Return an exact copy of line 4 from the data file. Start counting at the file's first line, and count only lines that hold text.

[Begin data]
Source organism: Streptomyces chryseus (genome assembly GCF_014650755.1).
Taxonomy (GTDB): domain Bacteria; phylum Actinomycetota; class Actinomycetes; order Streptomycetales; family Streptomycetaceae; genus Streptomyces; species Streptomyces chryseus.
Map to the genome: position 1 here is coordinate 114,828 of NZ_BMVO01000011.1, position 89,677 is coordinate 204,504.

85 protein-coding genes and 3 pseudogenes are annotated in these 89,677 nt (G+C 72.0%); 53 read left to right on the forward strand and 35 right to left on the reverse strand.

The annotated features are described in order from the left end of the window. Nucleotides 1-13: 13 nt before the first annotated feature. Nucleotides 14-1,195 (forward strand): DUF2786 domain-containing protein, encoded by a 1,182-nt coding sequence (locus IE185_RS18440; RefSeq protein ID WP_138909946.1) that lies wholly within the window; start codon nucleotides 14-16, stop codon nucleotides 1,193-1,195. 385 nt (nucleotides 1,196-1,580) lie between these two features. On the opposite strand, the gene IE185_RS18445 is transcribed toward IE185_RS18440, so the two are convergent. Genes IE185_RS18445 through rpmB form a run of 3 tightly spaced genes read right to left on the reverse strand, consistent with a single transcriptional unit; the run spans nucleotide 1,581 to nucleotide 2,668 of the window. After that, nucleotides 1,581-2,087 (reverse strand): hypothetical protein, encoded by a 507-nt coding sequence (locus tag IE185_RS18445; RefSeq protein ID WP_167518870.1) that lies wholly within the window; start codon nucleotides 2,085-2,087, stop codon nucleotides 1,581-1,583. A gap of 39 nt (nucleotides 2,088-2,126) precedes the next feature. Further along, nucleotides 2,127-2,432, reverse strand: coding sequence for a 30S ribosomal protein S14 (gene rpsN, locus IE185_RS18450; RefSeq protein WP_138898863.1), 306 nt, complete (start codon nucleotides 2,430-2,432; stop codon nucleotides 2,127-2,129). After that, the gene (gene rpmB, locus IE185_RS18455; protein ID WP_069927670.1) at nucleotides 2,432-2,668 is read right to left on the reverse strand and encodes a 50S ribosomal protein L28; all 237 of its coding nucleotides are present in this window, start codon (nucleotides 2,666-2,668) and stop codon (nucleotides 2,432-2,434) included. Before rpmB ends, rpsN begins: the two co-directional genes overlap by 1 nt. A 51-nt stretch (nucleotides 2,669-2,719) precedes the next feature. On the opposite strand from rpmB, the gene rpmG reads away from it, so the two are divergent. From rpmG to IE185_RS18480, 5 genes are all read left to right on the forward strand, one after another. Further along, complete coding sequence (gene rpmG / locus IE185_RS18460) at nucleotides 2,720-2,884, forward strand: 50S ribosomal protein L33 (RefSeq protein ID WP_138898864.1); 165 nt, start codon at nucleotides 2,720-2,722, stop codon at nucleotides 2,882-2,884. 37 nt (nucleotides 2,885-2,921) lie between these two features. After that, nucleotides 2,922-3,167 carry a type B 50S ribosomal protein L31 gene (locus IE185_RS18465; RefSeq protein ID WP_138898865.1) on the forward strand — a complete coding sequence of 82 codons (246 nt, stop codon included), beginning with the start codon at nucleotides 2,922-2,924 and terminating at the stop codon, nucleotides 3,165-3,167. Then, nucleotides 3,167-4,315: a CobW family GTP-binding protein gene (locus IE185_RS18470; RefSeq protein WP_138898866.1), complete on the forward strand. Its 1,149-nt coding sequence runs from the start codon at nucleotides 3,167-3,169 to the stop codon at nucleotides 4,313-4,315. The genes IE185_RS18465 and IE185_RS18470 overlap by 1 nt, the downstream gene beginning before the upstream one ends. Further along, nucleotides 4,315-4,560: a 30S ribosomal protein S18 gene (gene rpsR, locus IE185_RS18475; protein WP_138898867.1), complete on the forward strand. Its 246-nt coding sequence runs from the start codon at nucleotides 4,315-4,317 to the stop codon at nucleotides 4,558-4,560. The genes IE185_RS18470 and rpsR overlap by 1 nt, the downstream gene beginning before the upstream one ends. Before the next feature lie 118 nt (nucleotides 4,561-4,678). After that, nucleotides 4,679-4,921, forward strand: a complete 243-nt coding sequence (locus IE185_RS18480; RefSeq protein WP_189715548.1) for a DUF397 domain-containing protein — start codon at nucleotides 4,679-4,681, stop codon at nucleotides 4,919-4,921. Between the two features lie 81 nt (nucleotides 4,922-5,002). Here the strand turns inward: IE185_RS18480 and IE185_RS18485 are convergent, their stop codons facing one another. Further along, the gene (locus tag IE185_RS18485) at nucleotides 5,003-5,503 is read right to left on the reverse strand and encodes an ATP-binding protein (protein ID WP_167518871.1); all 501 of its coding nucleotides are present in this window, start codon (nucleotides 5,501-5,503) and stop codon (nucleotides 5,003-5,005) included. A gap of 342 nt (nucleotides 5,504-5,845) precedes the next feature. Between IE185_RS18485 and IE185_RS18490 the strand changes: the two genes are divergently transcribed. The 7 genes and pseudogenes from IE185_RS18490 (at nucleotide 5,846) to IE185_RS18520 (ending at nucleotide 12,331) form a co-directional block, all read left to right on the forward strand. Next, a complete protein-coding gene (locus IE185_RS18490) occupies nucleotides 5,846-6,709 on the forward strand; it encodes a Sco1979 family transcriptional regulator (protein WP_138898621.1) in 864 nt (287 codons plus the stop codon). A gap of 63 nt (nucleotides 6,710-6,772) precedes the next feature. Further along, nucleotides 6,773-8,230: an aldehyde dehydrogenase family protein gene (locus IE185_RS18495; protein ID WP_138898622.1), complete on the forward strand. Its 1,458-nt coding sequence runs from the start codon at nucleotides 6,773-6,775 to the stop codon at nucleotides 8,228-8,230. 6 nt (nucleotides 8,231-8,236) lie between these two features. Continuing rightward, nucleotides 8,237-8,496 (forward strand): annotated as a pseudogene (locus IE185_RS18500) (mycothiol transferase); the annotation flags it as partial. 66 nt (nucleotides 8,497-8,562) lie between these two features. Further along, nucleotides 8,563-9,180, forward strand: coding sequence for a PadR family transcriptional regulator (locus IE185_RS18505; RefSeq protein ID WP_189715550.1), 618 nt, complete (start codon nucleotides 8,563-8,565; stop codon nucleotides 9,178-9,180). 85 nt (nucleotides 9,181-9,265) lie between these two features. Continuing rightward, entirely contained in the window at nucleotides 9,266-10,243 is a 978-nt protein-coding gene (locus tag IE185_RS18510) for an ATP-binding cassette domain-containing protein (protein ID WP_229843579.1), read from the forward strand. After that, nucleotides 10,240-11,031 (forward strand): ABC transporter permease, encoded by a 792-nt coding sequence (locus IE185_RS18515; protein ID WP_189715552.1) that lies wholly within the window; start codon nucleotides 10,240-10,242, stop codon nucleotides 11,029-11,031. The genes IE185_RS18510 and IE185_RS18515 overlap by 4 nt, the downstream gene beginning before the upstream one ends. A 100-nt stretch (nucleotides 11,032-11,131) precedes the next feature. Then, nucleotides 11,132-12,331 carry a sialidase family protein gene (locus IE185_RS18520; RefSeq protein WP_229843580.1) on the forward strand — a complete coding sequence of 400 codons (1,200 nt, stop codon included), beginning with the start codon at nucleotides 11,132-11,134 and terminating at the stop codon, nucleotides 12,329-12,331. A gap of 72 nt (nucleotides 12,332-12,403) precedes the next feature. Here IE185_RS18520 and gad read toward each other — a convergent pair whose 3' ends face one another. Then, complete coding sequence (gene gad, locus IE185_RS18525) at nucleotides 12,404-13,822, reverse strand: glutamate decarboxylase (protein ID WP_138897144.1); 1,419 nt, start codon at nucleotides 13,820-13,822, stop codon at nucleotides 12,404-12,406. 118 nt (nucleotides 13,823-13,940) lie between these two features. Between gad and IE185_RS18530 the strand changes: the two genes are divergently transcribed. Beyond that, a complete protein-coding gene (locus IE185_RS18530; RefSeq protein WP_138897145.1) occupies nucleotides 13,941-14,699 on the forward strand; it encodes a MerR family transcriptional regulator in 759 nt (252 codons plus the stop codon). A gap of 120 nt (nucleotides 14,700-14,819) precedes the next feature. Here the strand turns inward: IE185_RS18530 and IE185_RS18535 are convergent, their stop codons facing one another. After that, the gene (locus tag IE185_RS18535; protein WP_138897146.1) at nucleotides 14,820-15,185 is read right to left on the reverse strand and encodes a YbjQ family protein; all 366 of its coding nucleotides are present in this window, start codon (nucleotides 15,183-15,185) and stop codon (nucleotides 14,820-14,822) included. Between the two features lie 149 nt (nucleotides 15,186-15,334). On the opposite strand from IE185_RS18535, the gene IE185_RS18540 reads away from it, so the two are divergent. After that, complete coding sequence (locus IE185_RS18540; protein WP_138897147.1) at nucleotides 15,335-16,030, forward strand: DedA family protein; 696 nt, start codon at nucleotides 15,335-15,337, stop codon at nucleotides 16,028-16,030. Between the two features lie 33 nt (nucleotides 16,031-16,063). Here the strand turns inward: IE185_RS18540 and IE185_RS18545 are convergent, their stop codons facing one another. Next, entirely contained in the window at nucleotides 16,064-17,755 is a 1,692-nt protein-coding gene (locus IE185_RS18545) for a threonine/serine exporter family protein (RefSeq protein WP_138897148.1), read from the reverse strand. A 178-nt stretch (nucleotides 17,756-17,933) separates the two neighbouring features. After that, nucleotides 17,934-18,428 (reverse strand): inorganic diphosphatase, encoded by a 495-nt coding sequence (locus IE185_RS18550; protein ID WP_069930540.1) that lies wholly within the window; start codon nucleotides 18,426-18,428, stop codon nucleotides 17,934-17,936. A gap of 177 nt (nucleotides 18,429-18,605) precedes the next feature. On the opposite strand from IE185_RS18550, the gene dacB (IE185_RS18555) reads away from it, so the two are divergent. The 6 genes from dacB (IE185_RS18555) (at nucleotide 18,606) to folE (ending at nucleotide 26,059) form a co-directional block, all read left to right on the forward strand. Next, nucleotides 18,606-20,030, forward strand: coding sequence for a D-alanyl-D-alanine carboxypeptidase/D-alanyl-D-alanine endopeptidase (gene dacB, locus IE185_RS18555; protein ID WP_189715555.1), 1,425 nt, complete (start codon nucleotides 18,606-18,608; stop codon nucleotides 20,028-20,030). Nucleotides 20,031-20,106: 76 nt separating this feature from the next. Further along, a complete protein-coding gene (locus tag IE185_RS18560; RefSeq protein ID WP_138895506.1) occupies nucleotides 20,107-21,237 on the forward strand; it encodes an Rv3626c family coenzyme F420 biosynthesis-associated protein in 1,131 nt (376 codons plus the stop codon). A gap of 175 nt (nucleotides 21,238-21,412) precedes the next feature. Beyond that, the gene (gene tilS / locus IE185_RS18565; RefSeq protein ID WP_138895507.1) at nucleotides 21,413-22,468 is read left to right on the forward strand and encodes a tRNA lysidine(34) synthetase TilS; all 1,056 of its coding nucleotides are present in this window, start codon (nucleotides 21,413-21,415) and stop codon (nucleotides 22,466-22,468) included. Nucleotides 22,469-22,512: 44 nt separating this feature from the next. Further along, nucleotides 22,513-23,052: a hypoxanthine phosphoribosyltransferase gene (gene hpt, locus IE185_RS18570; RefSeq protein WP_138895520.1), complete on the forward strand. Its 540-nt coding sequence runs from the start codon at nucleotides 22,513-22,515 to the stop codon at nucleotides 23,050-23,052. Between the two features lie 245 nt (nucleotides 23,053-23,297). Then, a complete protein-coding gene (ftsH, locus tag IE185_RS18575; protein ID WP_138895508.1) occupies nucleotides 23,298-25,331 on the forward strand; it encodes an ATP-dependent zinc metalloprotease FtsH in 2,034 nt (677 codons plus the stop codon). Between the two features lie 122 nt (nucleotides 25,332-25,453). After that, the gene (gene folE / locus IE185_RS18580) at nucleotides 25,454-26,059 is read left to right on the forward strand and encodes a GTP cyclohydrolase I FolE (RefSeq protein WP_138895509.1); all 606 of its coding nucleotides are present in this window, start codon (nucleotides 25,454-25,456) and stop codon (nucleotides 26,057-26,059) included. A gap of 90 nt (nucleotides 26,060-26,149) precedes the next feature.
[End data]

85 protein-coding genes and 3 pseudogenes are annotated in these 89,677 nt (G+C 72.0%); 53 read left to right on the forward strand and 35 right to left on the reverse strand.